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Symptoms, course, and complications of abdominal attacks in hereditary angioedema due to C1 inhibitor deficiency

OBJECTIVES: Recurrent abdominal attacks belong to the cardinal and most distressing symptoms of hereditary angioedema (HAE) due to C1 inhibitor deficiency. They are characterized by crampy pain, but may include vomiting, diarrhea, and other features. Detailed clinical data about the symptoms and course of abdominal attacks have not been reported. METHODS: We retrospectively observed a total of 33,671 abdominal attacks in 153 patients with HAE including a prospectively examined subgroup of 23 patients. Symptoms, course, frequency of

METHODS: We retrospectively observed a total of 33,671 abdominal attacks in 153 patients with HAE including a prospectively examined subgroup of 23 patients. Symptoms, course, frequency of attacks, and complications were analyzed. RESULTS: The relation of mild, moderate, and severe attacks was 1:1.4:5.6 in the prospective part of the study. Extra-abdominal symptoms preceded the abdominal symptoms. The mean maximal pain score was 8.4 (range 1-10). Vomiting occurred in 73% (24,696) and diarrhea in 41% (13,682) of the attacks. Circulatory collapse accompanied 4.4% (1,468) of the attacks, with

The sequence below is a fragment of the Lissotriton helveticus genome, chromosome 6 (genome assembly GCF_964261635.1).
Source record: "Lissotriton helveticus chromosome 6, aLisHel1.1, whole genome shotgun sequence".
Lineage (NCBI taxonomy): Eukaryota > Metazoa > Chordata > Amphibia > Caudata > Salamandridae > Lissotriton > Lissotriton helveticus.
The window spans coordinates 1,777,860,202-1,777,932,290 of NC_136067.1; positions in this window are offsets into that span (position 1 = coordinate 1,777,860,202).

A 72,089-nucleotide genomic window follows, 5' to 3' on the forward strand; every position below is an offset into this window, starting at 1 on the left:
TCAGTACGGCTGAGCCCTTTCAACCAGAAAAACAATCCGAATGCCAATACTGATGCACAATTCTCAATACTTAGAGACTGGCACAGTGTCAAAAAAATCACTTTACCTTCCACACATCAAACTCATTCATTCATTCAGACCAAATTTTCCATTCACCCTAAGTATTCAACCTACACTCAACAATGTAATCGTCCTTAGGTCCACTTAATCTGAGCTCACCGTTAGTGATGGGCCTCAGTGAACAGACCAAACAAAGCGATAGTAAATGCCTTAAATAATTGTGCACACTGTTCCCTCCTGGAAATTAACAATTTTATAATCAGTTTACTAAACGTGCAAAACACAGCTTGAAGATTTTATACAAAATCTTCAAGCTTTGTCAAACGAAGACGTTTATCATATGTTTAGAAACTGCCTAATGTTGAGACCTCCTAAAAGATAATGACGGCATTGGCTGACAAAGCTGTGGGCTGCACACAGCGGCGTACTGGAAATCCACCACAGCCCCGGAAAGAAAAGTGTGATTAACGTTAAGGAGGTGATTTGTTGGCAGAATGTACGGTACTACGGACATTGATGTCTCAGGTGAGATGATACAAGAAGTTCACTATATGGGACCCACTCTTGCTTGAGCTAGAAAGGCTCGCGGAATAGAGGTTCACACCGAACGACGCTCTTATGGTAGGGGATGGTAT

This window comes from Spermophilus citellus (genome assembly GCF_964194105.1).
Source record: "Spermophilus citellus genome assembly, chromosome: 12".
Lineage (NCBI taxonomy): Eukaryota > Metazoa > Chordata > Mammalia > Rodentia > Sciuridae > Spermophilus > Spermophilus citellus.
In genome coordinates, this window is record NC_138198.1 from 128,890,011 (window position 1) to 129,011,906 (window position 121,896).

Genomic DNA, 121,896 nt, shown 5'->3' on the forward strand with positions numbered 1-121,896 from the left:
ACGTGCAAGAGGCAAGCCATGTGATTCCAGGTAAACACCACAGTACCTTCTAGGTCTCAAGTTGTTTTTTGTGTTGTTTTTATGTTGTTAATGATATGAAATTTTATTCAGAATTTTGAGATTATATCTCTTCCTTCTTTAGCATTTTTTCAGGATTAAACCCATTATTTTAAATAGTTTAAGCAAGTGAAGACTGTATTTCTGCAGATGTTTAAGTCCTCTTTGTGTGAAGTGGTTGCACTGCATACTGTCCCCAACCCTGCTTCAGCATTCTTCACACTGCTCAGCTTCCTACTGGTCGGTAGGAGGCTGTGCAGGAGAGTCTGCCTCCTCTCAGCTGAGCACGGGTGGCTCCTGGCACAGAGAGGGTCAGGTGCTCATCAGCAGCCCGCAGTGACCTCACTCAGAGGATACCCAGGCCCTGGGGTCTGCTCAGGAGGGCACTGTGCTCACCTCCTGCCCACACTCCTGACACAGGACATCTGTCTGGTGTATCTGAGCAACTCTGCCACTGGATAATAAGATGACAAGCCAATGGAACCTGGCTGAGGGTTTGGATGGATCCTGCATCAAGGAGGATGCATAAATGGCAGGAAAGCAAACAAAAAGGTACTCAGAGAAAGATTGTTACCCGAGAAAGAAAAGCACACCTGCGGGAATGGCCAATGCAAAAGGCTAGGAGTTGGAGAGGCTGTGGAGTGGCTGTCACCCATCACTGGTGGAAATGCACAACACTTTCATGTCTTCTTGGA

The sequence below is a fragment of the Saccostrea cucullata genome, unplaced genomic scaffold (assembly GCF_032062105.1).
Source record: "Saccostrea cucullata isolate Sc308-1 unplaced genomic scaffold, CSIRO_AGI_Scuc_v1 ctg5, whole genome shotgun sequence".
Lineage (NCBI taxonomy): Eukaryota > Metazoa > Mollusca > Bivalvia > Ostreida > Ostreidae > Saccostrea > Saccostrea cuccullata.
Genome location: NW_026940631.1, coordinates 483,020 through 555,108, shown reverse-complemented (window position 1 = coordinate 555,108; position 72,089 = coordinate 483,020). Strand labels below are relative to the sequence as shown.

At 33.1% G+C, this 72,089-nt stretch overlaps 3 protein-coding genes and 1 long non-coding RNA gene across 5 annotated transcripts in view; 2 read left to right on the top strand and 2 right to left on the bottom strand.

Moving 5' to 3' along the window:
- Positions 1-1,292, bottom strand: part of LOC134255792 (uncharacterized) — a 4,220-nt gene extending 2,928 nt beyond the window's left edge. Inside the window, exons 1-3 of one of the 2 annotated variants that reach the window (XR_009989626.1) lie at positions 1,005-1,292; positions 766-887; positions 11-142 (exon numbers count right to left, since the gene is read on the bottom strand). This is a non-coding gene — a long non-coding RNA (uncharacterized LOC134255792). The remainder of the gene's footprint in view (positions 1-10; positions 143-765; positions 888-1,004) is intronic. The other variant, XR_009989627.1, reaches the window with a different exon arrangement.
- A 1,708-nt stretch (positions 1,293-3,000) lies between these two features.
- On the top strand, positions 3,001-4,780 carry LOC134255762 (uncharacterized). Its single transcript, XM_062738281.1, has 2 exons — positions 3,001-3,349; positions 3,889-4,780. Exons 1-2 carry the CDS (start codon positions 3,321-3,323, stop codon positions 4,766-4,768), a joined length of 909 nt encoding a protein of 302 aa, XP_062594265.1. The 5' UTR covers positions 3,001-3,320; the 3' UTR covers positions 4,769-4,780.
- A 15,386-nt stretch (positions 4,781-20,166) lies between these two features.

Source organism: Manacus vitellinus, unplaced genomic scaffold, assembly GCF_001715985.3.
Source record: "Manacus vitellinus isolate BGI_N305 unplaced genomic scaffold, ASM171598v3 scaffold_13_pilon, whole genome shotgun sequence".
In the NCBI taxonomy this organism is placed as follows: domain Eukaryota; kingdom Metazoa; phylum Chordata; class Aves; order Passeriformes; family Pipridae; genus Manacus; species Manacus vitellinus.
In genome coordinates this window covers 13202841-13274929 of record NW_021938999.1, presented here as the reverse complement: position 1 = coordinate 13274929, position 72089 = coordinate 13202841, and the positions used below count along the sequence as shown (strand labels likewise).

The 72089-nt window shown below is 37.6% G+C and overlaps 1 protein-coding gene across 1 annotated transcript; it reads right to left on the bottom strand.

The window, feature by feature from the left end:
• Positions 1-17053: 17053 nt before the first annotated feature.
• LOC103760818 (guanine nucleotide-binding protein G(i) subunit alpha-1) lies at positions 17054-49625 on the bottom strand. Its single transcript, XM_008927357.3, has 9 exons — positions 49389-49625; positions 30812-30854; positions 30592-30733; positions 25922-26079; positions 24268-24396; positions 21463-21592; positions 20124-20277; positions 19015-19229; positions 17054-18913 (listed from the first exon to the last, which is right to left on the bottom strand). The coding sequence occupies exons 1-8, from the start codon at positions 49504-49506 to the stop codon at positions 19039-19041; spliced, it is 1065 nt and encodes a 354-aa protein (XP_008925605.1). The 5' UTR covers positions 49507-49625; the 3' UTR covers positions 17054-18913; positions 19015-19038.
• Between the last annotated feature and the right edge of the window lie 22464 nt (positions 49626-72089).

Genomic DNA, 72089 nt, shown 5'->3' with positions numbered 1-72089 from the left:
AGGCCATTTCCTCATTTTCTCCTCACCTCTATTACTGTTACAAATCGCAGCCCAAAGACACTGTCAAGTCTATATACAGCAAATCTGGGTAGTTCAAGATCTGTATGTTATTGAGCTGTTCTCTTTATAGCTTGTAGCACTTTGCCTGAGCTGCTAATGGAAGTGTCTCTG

RESULTS: The relation of mild, moderate, and severe attacks was 1:1.4:5.6 in the prospective part of the study. Extra-abdominal symptoms preceded the abdominal symptoms. The mean maximal pain score was 8.4 (range 1-10). Vomiting occurred in 73% (24,696) and diarrhea in 41% (13,682) of the attacks. Circulatory collapse accompanied 4.4% (1,468) of the attacks, with loss of consciousness (LOC) occurring in 2.2% (739). Nine patients could clearly distinguish two types of abdominal attacks: vomiting and diarrhea. Rare complications included tetany, hemorrhagic stools, and intussusception of the colon. In 28% (43) of the patients, recurrent abdominal attacks had started before the characteristic swelling of the skin had ever occurred. A model is proposed to classify the severity of the attacks and to describe the clinical course. CONCLUSIONS: Abdominal attacks in HAE constitute a more disabling and complex syndrome than previously assumed. Our results add to the understanding of symptoms and course of HAE and may aid in the early recognition of an impending attack and improve clinical management.

CONCLUSIONS: Abdominal attacks in HAE constitute a more disabling and complex syndrome than previously assumed. Our results add to the understanding of symptoms and course of HAE and may aid in the early recognition of an impending attack and improve clinical management.

Mar;101(3):619-627

Available online at: http://www.researchgate.net/publication/7310645_Symptoms_Course_and_Complications_of_Abdominal_Attacks_in_Hereditary_Angioedema_Due_to_C1_Inhibitor_Deficiency

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